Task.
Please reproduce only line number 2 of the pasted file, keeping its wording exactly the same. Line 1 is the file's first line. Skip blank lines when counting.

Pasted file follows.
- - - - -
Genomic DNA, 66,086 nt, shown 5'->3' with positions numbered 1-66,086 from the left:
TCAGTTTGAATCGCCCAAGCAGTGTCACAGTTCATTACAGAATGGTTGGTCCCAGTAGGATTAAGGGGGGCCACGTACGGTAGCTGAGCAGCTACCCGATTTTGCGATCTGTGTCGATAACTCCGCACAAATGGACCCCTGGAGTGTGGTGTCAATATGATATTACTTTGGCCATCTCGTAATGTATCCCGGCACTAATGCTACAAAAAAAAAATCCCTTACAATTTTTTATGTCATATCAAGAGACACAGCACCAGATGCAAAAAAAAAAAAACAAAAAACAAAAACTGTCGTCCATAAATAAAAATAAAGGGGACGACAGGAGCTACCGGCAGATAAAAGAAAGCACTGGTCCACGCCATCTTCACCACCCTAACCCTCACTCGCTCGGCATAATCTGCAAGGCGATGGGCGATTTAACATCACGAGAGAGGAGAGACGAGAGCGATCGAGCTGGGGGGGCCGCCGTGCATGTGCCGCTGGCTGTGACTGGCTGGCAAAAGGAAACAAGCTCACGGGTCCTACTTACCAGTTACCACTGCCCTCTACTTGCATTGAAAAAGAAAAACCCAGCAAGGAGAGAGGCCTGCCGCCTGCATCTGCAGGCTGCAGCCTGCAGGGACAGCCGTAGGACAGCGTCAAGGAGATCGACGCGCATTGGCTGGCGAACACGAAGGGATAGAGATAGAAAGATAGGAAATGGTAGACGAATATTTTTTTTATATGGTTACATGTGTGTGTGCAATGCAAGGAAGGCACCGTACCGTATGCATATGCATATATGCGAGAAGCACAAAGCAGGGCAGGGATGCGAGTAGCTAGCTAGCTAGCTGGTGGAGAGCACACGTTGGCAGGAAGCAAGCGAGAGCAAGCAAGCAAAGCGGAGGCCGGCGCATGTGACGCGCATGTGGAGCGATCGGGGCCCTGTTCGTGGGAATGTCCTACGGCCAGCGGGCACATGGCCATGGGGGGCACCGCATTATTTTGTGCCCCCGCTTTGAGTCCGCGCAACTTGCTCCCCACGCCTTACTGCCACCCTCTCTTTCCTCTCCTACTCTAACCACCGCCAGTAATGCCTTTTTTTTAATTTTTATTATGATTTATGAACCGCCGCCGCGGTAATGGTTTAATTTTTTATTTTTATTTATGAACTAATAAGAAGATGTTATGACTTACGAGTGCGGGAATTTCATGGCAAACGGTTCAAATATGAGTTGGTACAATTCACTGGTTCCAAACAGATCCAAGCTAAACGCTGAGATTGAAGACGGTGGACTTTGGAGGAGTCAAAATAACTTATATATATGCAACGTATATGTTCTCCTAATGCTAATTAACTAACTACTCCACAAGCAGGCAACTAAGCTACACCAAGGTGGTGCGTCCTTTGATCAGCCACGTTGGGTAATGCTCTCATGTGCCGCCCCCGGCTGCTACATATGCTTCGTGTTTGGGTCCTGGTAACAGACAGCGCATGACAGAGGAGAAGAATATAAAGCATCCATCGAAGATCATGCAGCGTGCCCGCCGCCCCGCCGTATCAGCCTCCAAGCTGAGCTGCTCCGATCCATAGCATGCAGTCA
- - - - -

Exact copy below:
TCAGTTTGAATCGCCCAAGCAGTGTCACAGTTCATTACAGAATGGTTGGTCCCAGTAGGATTAAGGGGGGCCACGTACGGTAGCTGAGCAGCTACCCGATTTTGCGATCTGTGTCGATAACTCCGCACAAATGGACCCCTGGAGTGTGGTGTCAATATGATATTACTTTGGCCATCTCGTAATGTATCCCGGCACTAATGCTACAAAAAAAAAATCCCTTACAATTTTTTATGTCATATCAAGAGACACAGCACCAGATGCAAAAAAAAAAAAACAAAAAACAAAAACTGTCGTCCATAAATAAAAATAAAGGGGACGACAGGAGCTACCGGCAGATAAAAGAAAGCACTGGTCCACGCCATCTTCACCACCCTAACCCTCACTCGCTCGGCATAATCTGCAAGGCGATGGGCGATTTAACATCACGAGAGAGGAGAGACGAGAGCGATCGAGCTGGGGGGGCCGCCGTGCATGTGCCGCTGGCTGTGACTGGCTGGCAAAAGGAAACAAGCTCACGGGTCCTACTTACCAGTTACCACTGCCCTCTACTTGCATTGAAAAAGAAAAACCCAGCAAGGAGAGAGGCCTGCCGCCTGCATCTGCAGGCTGCAGCCTGCAGGGACAGCCGTAGGACAGCGTCAAGGAGATCGACGCGCATTGGCTGGCGAACACGAAGGGATAGAGATAGAAAGATAGGAAATGGTAGACGAATATTTTTTTTATATGGTTACATGTGTGTGTGCAATGCAAGGAAGGCACCGTACCGTATGCATATGCATATATGCGAGAAGCACAAAGCAGGGCAGGGATGCGAGTAGCTAGCTAGCTAGCTGGTGGAGAGCACACGTTGGCAGGAAGCAAGCGAGAGCAAGCAAGCAAAGCGGAGGCCGGCGCATGTGACGCGCATGTGGAGCGATCGGGGCCCTGTTCGTGGGAATGTCCTACGGCCAGCGGGCACATGGCCATGGGGGGCACCGCATTATTTTGTGCCCCCGCTTTGAGTCCGCGCAACTTGCTCCCCACGCCTTACTGCCACCCTCTCTTTCCTCTCCTACTCTAACCACCGCCAGTAATGCCTTTTTTTTAATTTTTATTATGATTTATGAACCGCCGCCGCGGTAATGGTTTAATTTTTTATTTTTATTTATGAACTAATAAGAAGATGTTATGACTTACGAGTGCGGGAATTTCATGGCAAACGGTTCAAATATGAGTTGGTACAATTCACTGGTTCCAAACAGATCCAAGCTAAACGCTGAGATTGAAGACGGTGGACTTTGGAGGAGTCAAAATAACTTATATATATGCAACGTATATGTTCTCCTAATGCTAATTAACTAACTACTCCACAAGCAGGCAACTAAGCTACACCAAGGTGGTGCGTCCTTTGATCAGCCACGTTGGGTAATGCTCTCATGTGCCGCCCCCGGCTGCTACATATGCTTCGTGTTTGGGTCCTGGTAACAGACAGCGCATGACAGAGGAGAAGAATATAAAGCATCCATCGAAGATCATGCAGCGTGCCCGCCGCCCCGCCGTATCAGCCTCCAAGCTGAGCTGCTCCGATCCATAGCATGCAGTCA